Clothing and capital I have learned through grand structural histories of ‘the way things work,’ explained to me as men and machines and assemblies. And yet here I am, packing it up and throwing it away, thinking of the workers, my mother, my father, my children, my great aunt, what Primo Levi said about a spoon and a cup. These days, I can’t shake that ghostly photo of discarded clothes in dry arroyos abandoned by migrants in the Sonoma desert.15 I think of the images of garment workers’ daughters in cramped apartments in Chinatown.16 I’ve been consumed all summer by that photo of a baby held by a father, drowned in the Rio Grande — the very same river my mother-in-law was born next to — face down in the water.17 Only the black cloth of his own T-shirt prevented his baby daughter from washing away. Such anguish I feel these days, when thinking of clothing and capital. In between days, I crave something beyond formal histories and seek closets as interstices to history. These things I look at and pack up and throw away have me thinking of all these lives lived. There seems to be no economy to any of this. There is only survival, the maintenance and preservation of life, and the communal remembrance of it.


Dr. Christina Mooon is an anthropologist by training and an assistant professor of Fashion Studies in the School of Art and Design History and Theory at the The New School for Design in New York.

This article was originally published in Vestoj On Capital, available for purchase here.

  1. C Babbage, On the Economy of Machinery and Manufacturers, Cambridge: Cambridge University Press, 2010. First published in 1832. 

  2. Ibid. 

  3. E.P Thompson, ‘Time, Work-Discipline, and Industrial Capitalism’ in The Making of the English Working Class, London: Victor Gollancz, Ltd./Vintage Books, 1963. 

  4. Ibid. 

  5. W Benjamin, ‘The Formula in Which the Dialectical Structure of Film Finds Expression’ (1935) trans. Edmund Jephcott and Harry Zohn, in Benjamin, Selected Writings, vol. 3, ed. Michael W. Jennings et al. Cambridge, MA: Harvard University Press, 2002.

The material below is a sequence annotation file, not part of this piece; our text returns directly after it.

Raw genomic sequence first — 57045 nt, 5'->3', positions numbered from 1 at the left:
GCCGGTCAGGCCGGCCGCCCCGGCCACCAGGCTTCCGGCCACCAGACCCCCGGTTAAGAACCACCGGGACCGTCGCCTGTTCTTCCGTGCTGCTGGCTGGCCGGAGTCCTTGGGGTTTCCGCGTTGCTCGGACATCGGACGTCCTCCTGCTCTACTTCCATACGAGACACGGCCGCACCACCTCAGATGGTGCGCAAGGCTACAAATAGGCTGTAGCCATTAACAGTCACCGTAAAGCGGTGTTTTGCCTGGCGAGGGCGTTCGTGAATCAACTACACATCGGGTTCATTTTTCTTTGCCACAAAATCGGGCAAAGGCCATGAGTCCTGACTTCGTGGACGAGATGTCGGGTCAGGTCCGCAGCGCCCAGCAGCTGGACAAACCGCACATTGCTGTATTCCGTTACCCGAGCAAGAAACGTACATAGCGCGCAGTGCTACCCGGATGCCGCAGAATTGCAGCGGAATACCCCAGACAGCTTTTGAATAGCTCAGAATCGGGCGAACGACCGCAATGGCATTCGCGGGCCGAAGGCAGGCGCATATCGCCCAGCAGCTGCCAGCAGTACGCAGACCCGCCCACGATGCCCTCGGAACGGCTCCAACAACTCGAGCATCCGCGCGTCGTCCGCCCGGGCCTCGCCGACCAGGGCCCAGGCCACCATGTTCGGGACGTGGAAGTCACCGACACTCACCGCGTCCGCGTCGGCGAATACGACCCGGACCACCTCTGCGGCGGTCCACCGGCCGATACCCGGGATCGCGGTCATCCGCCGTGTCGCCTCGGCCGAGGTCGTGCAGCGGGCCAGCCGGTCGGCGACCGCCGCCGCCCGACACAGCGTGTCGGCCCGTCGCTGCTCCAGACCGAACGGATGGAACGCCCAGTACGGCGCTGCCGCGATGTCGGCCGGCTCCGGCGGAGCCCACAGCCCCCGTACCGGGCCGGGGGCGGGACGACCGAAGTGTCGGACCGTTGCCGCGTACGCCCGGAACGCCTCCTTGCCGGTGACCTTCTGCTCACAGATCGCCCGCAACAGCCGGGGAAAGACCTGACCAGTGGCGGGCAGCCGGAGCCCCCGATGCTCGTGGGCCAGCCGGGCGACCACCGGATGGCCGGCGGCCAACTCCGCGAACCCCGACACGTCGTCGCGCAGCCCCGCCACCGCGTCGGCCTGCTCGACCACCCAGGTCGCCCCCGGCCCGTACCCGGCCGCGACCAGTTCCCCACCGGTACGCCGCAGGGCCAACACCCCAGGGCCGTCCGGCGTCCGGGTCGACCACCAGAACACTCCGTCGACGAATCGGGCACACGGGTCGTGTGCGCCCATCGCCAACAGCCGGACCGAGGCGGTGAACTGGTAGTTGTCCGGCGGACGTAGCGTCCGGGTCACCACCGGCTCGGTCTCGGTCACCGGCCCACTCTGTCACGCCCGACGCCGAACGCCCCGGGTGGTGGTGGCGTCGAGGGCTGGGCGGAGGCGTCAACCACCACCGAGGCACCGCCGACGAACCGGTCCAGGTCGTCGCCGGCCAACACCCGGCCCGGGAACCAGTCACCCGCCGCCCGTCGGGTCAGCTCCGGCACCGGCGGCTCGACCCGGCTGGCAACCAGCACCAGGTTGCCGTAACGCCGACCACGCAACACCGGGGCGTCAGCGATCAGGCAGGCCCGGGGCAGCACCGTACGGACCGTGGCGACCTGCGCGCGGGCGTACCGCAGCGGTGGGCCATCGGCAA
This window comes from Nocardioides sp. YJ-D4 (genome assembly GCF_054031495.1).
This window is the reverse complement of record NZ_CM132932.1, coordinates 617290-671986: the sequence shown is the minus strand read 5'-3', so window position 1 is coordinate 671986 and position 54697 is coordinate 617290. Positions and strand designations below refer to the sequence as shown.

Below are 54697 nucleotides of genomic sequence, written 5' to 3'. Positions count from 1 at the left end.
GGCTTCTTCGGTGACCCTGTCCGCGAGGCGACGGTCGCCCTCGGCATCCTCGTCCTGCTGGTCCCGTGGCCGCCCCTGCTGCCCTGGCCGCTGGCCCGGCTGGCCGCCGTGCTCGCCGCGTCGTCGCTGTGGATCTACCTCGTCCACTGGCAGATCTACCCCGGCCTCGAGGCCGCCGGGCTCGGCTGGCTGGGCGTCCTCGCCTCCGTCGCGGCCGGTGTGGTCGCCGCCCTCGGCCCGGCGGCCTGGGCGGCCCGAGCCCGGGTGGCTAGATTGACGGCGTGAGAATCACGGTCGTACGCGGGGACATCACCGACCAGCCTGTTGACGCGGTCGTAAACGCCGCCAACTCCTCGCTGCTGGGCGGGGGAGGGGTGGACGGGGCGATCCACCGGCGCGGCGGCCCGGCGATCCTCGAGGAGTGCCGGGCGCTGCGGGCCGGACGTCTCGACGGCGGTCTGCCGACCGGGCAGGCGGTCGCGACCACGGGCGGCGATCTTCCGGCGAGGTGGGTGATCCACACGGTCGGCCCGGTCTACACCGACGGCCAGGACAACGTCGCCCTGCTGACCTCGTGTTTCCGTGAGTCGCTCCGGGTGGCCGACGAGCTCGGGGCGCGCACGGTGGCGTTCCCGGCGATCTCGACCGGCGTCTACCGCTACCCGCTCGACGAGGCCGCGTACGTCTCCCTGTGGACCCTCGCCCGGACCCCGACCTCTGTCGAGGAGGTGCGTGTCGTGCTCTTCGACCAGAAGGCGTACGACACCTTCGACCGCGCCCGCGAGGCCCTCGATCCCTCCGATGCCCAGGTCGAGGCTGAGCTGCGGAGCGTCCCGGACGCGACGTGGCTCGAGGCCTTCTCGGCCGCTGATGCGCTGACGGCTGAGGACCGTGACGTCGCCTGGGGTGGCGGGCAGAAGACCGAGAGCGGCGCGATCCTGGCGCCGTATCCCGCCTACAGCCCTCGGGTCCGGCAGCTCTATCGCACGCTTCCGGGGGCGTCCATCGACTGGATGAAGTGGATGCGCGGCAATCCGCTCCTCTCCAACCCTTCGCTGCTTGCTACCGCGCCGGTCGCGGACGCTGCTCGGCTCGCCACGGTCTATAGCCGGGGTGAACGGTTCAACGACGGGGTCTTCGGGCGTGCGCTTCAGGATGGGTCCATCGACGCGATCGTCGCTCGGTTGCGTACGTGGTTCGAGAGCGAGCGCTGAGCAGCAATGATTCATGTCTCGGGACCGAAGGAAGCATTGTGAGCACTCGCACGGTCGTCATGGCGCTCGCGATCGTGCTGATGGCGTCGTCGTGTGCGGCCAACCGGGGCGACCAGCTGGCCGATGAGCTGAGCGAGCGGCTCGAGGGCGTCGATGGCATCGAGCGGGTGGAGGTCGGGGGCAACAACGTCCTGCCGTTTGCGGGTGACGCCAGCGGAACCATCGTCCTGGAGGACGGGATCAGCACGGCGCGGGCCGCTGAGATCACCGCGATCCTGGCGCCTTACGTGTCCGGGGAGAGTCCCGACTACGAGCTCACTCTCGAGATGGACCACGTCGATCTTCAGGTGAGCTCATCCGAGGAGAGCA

6. See A Madrigal, ‘Containers.’ Audio blog post. Episode 1: Welcome to Global Capitalism. Medium, 7 April 2017. Web. 28 July 2019. 

  7. Freeman, Behemoth: A History of the Factory and the Making of the Modern World, New York: W. W. Norton & Company, 2018. 

  8. The Last Train Home. Directed by Lixin Fan, Zietgeist Films, 3 September 2010. 

  9. B Merchant, The One Device: the Secret History of the iPhone, New York: Bay Back Books, 2017; L Browning, ‘Where Apple Gets the Tantalum For Your iPhone.’ Newsweek Magazine, February 4 2015; R Mead, ‘The Semiotics of “Rose Gold,’ The New Yorker, September 14 2015.  

  10. J Fan, ‘How E-Commerce is Transforming Rural China,’ The New Yorker, July 18 2018. 

  11. B Chul Han, In the Swarm: Digital Prospects, Untimely Meditations (Book 3), Cambridge, MA: The MIT Press, 2017. 

  12. See J Crary, 24/7: Later Capitalism and the Ends of Sleep, New York: Verso, 2013. 

  13. A Weiwei, ‘Can Hong Kong’s Resistance Win?’ New York Times, July 12 2019. 

  14. P Levi, Survival in Aushwitz: If This is a Man, Orion Press, 1959. 

  15. R Barnes, ‘Debris Field Left By Migrants on U.S. Side of the Border, 2012.’ 

  16. C Chang, ‘The Daughters of Garment Workers,’ USA, New York City. 1996. 

  17. J LeDuc, Photo of the bodies of Salvadoran migrant Oscar Alberto Martínez Ramírez and his nearly 2-year-old daughter Valeria, on the bank of the Rio Grande in Matamoros, Mexico, trying to cross the river to Brownsville, Texas, June 24 2019. The Associated Press, originally published in La Jornada. See